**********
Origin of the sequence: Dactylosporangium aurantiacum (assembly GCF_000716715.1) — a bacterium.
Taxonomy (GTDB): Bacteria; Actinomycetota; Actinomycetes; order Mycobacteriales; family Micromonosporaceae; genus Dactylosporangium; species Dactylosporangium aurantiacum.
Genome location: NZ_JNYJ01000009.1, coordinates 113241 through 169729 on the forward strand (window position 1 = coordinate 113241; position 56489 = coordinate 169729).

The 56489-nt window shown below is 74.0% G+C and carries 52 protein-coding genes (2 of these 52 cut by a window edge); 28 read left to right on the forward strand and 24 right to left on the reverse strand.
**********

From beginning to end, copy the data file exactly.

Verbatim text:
Origin of the sequence: Dactylosporangium aurantiacum (assembly GCF_000716715.1) — a bacterium.
Taxonomy (GTDB): Bacteria; Actinomycetota; Actinomycetes; order Mycobacteriales; family Micromonosporaceae; genus Dactylosporangium; species Dactylosporangium aurantiacum.
Genome location: NZ_JNYJ01000009.1, coordinates 113241 through 169729 on the forward strand (window position 1 = coordinate 113241; position 56489 = coordinate 169729).

The 56489-nt window shown below is 74.0% G+C and carries 52 protein-coding genes (2 of these 52 cut by a window edge); 28 read left to right on the forward strand and 24 right to left on the reverse strand.